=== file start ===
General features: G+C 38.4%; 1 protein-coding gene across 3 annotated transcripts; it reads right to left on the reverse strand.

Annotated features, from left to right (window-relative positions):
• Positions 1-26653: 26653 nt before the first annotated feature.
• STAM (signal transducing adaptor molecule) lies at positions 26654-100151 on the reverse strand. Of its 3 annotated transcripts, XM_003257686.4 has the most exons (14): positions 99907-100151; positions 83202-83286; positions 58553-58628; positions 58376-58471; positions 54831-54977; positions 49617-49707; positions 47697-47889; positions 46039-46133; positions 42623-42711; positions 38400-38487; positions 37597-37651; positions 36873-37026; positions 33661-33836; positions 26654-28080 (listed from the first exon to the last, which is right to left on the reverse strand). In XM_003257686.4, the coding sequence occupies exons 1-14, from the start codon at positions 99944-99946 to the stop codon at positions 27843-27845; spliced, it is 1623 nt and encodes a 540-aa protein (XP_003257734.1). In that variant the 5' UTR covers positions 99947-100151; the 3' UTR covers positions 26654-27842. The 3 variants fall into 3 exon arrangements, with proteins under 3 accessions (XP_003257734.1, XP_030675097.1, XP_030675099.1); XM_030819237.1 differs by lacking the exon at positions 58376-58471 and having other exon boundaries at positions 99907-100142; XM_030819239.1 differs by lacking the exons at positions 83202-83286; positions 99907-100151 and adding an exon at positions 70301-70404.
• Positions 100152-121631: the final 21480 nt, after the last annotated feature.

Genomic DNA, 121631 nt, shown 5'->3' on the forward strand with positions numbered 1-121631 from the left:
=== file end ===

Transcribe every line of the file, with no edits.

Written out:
General features: G+C 38.4%; 1 protein-coding gene across 3 annotated transcripts; it reads right to left on the reverse strand.

Annotated features, from left to right (window-relative positions):
• Positions 1-26653: 26653 nt before the first annotated feature.
• STAM (signal transducing adaptor molecule) lies at positions 26654-100151 on the reverse strand. Of its 3 annotated transcripts, XM_003257686.4 has the most exons (14): positions 99907-100151; positions 83202-83286; positions 58553-58628; positions 58376-58471; positions 54831-54977; positions 49617-49707; positions 47697-47889; positions 46039-46133; positions 42623-42711; positions 38400-38487; positions 37597-37651; positions 36873-37026; positions 33661-33836; positions 26654-28080 (listed from the first exon to the last, which is right to left on the reverse strand). In XM_003257686.4, the coding sequence occupies exons 1-14, from the start codon at positions 99944-99946 to the stop codon at positions 27843-27845; spliced, it is 1623 nt and encodes a 540-aa protein (XP_003257734.1). In that variant the 5' UTR covers positions 99947-100151; the 3' UTR covers positions 26654-27842. The 3 variants fall into 3 exon arrangements, with proteins under 3 accessions (XP_003257734.1, XP_030675097.1, XP_030675099.1); XM_030819237.1 differs by lacking the exon at positions 58376-58471 and having other exon boundaries at positions 99907-100142; XM_030819239.1 differs by lacking the exons at positions 83202-83286; positions 99907-100151 and adding an exon at positions 70301-70404.
• Positions 100152-121631: the final 21480 nt, after the last annotated feature.

Genomic DNA, 121631 nt, shown 5'->3' on the forward strand with positions numbered 1-121631 from the left: